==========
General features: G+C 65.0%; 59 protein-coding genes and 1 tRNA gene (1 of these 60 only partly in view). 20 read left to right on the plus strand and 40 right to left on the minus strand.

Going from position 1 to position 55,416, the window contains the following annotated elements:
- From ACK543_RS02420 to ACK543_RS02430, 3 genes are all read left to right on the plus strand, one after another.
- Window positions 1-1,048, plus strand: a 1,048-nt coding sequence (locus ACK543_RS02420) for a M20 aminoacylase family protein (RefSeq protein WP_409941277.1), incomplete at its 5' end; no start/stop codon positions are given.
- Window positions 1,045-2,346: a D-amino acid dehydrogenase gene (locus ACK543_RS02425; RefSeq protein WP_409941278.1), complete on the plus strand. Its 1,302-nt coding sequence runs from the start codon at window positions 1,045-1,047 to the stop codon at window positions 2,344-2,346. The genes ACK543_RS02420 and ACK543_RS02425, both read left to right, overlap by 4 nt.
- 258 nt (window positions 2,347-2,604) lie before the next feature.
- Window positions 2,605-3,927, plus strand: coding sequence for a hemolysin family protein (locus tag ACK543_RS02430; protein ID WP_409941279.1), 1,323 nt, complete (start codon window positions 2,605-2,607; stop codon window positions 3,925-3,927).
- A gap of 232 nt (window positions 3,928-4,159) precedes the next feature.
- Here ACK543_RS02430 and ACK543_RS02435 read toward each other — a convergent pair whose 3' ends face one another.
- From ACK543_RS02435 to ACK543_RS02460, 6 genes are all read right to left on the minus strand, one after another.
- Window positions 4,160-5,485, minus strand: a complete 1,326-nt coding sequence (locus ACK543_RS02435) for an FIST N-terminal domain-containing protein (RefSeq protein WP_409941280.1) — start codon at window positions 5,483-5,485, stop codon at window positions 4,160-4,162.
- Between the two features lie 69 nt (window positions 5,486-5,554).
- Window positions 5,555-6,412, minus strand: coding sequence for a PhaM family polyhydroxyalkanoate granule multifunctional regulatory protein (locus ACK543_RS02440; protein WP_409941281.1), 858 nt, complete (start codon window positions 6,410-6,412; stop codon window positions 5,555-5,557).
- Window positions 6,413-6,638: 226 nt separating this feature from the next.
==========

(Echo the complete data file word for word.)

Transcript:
General features: G+C 65.0%; 59 protein-coding genes and 1 tRNA gene (1 of these 60 only partly in view). 20 read left to right on the plus strand and 40 right to left on the minus strand.

Going from position 1 to position 55,416, the window contains the following annotated elements:
- From ACK543_RS02420 to ACK543_RS02430, 3 genes are all read left to right on the plus strand, one after another.
- Window positions 1-1,048, plus strand: a 1,048-nt coding sequence (locus ACK543_RS02420) for a M20 aminoacylase family protein (RefSeq protein WP_409941277.1), incomplete at its 5' end; no start/stop codon positions are given.
- Window positions 1,045-2,346: a D-amino acid dehydrogenase gene (locus ACK543_RS02425; RefSeq protein WP_409941278.1), complete on the plus strand. Its 1,302-nt coding sequence runs from the start codon at window positions 1,045-1,047 to the stop codon at window positions 2,344-2,346. The genes ACK543_RS02420 and ACK543_RS02425, both read left to right, overlap by 4 nt.
- 258 nt (window positions 2,347-2,604) lie before the next feature.
- Window positions 2,605-3,927, plus strand: coding sequence for a hemolysin family protein (locus tag ACK543_RS02430; protein ID WP_409941279.1), 1,323 nt, complete (start codon window positions 2,605-2,607; stop codon window positions 3,925-3,927).
- A gap of 232 nt (window positions 3,928-4,159) precedes the next feature.
- Here ACK543_RS02430 and ACK543_RS02435 read toward each other — a convergent pair whose 3' ends face one another.
- From ACK543_RS02435 to ACK543_RS02460, 6 genes are all read right to left on the minus strand, one after another.
- Window positions 4,160-5,485, minus strand: a complete 1,326-nt coding sequence (locus ACK543_RS02435) for an FIST N-terminal domain-containing protein (RefSeq protein WP_409941280.1) — start codon at window positions 5,483-5,485, stop codon at window positions 4,160-4,162.
- Between the two features lie 69 nt (window positions 5,486-5,554).
- Window positions 5,555-6,412, minus strand: coding sequence for a PhaM family polyhydroxyalkanoate granule multifunctional regulatory protein (locus ACK543_RS02440; protein WP_409941281.1), 858 nt, complete (start codon window positions 6,410-6,412; stop codon window positions 5,555-5,557).
- Window positions 6,413-6,638: 226 nt separating this feature from the next.